Bogus letters fuel Bangor planning battle
A car dealership has said it is not behind a bogus letter campaign aimed at supporting the controversial re-development of its site in County Down.
Over 300 duplicated letters were lodged to the Downpatrick Divisional Planning Office.
They were all written in favour of a major revamp of the Sammy Mellon and Sons Hyundai dealership in Bangor.
However, 10 people contacted the Planning Service to say they did not send the letters.
It's the latest twist in a battle between the dealership and objectors, who are opposed to the re-development of the town centre site.
One Bangor man, who did not want his name published, said he was shocked to receive a letter from the Planning Service acknowledging his support of the Mellons' development.
Speaking to the Spectator newspaper, he said: "Somebody is at their work, this is skullduggery."
Mellon and Sons said the company did send out duplicated letters to members of the public to drum up support but denied that any of them were forged.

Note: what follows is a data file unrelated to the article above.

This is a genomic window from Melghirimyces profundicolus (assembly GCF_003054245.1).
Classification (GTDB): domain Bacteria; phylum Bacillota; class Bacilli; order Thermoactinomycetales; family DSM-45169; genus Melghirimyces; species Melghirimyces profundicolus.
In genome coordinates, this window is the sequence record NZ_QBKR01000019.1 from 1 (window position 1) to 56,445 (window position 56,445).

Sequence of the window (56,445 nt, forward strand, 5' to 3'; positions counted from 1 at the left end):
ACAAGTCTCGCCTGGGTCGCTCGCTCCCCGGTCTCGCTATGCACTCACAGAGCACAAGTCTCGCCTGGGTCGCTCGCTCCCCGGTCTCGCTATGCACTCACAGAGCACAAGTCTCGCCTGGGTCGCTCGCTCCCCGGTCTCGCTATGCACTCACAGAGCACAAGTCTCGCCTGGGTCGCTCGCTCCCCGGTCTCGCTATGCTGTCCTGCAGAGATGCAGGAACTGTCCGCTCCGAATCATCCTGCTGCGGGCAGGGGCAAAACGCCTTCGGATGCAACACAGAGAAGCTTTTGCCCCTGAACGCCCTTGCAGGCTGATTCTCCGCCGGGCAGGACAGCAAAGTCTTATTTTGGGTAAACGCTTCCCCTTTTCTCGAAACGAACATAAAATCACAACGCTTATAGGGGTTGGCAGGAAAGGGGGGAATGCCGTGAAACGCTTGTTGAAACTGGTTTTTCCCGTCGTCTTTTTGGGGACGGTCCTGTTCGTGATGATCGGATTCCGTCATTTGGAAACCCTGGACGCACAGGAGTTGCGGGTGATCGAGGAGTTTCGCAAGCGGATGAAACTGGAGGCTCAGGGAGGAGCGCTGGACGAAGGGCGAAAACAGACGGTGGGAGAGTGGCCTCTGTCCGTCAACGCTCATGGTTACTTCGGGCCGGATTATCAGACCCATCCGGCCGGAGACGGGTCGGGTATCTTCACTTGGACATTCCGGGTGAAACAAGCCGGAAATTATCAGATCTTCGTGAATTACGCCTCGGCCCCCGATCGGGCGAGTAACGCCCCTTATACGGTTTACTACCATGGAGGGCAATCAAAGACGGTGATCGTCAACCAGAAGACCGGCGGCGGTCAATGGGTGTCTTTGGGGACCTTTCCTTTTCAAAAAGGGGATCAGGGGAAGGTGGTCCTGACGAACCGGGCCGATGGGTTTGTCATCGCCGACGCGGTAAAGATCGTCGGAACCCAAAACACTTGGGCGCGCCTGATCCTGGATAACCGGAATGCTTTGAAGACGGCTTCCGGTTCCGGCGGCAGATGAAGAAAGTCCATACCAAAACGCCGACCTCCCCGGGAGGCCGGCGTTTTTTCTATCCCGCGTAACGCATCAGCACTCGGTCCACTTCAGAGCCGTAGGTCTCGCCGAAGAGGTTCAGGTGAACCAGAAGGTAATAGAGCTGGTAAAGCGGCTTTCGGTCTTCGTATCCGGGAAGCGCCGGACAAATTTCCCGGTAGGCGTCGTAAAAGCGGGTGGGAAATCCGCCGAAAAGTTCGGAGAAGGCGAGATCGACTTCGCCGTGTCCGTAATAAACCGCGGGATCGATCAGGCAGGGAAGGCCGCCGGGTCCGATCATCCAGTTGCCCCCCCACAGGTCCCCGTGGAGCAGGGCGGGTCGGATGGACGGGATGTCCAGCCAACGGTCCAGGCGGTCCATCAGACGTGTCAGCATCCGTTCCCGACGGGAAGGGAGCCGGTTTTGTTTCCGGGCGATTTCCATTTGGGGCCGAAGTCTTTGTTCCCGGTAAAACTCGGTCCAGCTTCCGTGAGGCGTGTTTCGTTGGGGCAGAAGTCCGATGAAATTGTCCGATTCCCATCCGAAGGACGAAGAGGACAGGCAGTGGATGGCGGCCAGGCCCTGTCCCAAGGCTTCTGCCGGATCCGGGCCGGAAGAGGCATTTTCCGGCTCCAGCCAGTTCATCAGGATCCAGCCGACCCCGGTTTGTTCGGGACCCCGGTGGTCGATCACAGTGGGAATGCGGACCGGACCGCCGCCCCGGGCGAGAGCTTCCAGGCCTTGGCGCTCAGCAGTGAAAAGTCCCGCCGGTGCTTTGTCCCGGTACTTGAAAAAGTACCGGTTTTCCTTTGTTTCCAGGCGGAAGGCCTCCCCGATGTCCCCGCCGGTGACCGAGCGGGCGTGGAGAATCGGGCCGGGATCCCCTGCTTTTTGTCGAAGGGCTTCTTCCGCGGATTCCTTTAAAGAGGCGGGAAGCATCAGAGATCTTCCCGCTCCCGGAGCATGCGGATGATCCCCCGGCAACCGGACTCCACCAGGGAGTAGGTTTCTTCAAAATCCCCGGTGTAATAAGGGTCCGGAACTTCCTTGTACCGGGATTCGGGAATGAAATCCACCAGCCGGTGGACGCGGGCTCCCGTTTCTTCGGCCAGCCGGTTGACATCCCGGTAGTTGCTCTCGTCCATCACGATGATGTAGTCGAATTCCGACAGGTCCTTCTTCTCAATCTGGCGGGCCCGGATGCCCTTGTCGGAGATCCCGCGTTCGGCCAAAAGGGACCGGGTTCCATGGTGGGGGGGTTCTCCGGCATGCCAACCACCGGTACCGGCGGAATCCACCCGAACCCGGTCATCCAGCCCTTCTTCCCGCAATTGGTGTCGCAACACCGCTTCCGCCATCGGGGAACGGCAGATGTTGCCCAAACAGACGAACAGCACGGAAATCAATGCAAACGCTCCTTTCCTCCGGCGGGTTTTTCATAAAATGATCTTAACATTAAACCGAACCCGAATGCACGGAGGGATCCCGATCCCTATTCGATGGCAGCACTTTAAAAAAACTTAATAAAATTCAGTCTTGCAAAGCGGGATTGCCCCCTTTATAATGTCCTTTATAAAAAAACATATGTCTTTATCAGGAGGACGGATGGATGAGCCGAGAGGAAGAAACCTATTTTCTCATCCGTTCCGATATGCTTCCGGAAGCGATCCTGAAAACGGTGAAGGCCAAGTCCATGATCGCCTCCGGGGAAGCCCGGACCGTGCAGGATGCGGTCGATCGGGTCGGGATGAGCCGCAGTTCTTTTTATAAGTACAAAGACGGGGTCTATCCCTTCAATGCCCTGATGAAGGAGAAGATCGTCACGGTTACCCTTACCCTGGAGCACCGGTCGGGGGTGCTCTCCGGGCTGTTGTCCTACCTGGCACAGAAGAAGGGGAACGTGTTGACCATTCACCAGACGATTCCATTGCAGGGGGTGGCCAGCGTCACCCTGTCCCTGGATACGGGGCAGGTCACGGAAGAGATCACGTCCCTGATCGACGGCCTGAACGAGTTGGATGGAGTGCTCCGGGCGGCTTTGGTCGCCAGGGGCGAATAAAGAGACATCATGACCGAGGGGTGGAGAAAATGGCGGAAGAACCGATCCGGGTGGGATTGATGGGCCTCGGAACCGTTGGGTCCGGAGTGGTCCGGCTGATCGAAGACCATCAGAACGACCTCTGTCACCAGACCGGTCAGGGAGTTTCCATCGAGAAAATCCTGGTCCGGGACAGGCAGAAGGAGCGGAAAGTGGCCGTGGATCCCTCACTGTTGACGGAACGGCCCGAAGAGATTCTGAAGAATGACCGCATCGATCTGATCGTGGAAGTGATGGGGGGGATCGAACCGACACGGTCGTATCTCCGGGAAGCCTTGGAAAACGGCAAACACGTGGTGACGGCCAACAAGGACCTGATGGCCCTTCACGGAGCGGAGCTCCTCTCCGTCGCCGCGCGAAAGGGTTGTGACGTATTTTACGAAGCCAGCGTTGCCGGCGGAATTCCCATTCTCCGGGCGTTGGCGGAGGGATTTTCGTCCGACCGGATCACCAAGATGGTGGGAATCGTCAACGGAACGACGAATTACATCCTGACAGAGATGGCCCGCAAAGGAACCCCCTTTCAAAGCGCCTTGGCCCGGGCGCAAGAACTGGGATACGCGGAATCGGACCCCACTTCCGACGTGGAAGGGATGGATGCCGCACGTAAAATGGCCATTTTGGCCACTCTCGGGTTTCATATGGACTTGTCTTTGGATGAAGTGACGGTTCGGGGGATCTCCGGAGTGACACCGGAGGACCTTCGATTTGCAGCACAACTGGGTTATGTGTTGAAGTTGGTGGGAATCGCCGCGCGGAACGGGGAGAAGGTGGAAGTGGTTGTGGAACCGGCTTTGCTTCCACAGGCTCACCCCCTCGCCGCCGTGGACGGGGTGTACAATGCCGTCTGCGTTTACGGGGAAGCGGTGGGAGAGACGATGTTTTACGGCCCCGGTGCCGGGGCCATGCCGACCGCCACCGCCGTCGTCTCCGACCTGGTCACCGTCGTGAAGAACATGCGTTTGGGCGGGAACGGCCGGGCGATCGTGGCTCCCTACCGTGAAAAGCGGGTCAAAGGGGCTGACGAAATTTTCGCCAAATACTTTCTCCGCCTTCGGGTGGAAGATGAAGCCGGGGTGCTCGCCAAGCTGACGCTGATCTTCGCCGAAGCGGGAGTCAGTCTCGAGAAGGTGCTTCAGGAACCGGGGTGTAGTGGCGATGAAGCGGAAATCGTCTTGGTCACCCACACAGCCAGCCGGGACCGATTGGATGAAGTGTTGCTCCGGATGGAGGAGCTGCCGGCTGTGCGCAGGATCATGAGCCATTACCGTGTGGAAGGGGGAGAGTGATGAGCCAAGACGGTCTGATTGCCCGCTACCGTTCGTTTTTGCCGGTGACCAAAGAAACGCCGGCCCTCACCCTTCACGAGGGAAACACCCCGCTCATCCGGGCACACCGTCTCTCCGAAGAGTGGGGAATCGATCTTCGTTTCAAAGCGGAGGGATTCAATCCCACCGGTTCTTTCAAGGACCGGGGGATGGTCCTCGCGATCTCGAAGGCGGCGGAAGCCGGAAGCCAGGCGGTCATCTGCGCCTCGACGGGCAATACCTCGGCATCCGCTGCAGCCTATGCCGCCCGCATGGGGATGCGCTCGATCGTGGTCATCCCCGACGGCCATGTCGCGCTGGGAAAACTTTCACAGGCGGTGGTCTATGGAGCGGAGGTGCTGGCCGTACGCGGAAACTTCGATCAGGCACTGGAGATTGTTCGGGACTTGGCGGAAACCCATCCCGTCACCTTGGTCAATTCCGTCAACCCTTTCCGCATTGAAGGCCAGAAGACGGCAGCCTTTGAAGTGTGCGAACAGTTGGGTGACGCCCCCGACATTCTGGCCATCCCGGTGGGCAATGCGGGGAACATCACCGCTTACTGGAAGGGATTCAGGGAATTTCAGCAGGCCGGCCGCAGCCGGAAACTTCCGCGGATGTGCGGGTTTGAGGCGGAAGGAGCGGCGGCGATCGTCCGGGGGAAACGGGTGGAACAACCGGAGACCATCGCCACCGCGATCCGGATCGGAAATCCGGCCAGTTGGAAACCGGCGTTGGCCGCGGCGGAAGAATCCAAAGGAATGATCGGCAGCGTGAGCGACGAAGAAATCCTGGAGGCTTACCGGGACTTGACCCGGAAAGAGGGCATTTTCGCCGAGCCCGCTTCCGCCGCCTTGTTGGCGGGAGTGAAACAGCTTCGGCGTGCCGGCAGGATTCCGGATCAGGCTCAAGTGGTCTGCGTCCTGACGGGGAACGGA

In a statement the firm added: "We can confirm we have not forged any letter or stolen anyone's identity.
"We decided to give people who did agree with our plans a chance to express their feelings. Therefore we constructed a letter and left it in various public places for people to sign and fill in.
"In five days we had over 300 completed letters. We could be found guilty of being naive, thinking that nobody would abuse our campaign with underhand tactics."
The company said the bogus letters were a "set-up" to undermine the firm's reputation.
The Department of Environment said the Downpatrick Divisional Planning Office has received 397 letters of objection to the re-development and 337 letters of support.
In a statement it added: "The letters of support are the same duplicated letter signed off with individual names and addresses.
"However the Department has been contacted by 10 individuals to date who have received acknowledgment letters but advise that they did not send a letter to the Planning Service."
The Department said it has removed the individual details of the complainants from its database but is keeping the letters on file.